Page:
P&L: So, do you see this deal with SGX as part of a broader trend of exchanges buying into the OTC market?
JPM: Absolutely, but I think that it goes both ways. I think exchanges have realised that there’s a big part of the market that they’re not touching and so they’re interesting in getting access to platforms and technology vendors such as ourselves, not necessarily so that they can bring this part of the market onto the exchange, but just so that they can get some exposure to it. And by the way, this is true not just in FX but also in fixed income. And then from our side, we have clients asking us to become bigger and many of the competitors that we face on deals are backed by very large financial groups.
P&L: Speaking of other markets. Bid FX was spun out from Trading Screen, which has a background in equities. To what extent to you see parallels between what you’re doing now and what you’ve already seen happen in the equities market?
JPM: That’s an interesting question. I can see both markets getting closer together, but I wouldn’t say that FX is trying to copy equities. What’s interesting is that TradeWeb – which is pretty big in ETFs, which is an equity-like instrument – recently announced that they’re now doing RFQ, full block equity, and it makes me smile because for the past ten years I’ve kept reading that fixed income is going to turn into equities, but actually equities is turning into fixed income!
But equally, you’ll probably see some people in FX and fixed income that are used to dealing purely on an RFQ, bilateral basis and giving up a lot of information before the trade, beginning to trade on more anonymous central limit order book, centrally cleared style venues.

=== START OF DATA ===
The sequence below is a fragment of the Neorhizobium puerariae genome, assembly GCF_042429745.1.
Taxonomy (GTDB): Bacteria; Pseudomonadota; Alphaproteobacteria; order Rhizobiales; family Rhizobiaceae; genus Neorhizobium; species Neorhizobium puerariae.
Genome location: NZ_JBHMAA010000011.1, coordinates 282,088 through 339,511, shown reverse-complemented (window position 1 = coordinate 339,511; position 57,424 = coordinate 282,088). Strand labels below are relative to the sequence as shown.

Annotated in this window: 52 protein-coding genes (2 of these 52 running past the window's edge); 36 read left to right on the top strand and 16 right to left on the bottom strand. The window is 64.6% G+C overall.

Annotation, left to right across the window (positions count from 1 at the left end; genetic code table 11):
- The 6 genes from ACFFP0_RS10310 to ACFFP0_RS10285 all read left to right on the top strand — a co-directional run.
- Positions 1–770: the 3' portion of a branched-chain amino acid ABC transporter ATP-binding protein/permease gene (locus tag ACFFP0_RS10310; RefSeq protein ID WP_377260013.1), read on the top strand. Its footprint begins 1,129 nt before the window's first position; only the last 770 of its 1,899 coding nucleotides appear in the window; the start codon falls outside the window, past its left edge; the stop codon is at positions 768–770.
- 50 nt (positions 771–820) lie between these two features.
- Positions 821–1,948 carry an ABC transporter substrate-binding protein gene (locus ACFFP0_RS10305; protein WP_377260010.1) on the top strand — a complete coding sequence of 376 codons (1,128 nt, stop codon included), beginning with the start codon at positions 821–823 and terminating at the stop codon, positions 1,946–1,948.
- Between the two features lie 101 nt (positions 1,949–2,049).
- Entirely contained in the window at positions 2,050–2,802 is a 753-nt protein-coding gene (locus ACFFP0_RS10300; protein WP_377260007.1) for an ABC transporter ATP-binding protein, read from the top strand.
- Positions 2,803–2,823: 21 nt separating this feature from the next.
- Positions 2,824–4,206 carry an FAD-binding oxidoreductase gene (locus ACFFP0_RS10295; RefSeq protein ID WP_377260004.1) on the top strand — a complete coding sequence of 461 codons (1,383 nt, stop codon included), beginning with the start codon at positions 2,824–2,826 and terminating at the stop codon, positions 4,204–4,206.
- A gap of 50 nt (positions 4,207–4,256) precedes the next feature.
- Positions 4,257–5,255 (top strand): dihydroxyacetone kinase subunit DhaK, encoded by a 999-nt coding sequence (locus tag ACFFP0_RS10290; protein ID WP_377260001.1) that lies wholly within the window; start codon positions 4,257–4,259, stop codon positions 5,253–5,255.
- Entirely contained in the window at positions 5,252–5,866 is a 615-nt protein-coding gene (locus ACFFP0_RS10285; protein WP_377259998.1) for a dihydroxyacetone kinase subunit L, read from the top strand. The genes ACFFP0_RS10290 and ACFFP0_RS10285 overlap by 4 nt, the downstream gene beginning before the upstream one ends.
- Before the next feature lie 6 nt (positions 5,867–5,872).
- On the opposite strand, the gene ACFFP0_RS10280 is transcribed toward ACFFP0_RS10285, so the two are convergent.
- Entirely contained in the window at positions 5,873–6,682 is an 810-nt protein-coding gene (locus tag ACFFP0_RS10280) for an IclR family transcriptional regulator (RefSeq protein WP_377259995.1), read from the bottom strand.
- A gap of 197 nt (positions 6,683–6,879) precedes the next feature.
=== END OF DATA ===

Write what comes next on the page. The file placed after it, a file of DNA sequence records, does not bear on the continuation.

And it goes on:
P&L: Are there any other major trends that you see developing in the FX market right now?
JPM: The main trend that we’re seeing right now is the greater use of algos. One of the big projects that we’re going to be working on this year is adding a lot more data and analytics to our offering. It’s not our goal to become a TCA provider but I would say that we probably have some of the best data for certain currencies, in particular EM currencies, and our system is designed to respond to market demand when it comes to big data. I think that’s clearly where FX and flow automation is going – the algos are just the cherry on top of the cake, underneath what people really need is good data and good analytics to drive these algos.
P&L: In terms of product roadmap then, what else are you focused on going forward?
JPM: Well we’re continuously looking to expand our product coverage in FX. Last year we worked a lot on an FX options product that went live this year, we’re connecting liquidity providers at the moment and we’re about to go live with our new netting engine.
This netting engine is really a new generation order management system (OMS) for FX that is very tightly linked to the EMS that we have. We’ve already had flow automation for a number of years on the EMS part of the platform, but now we’re also going to have the entire flow automation on the OMS as well.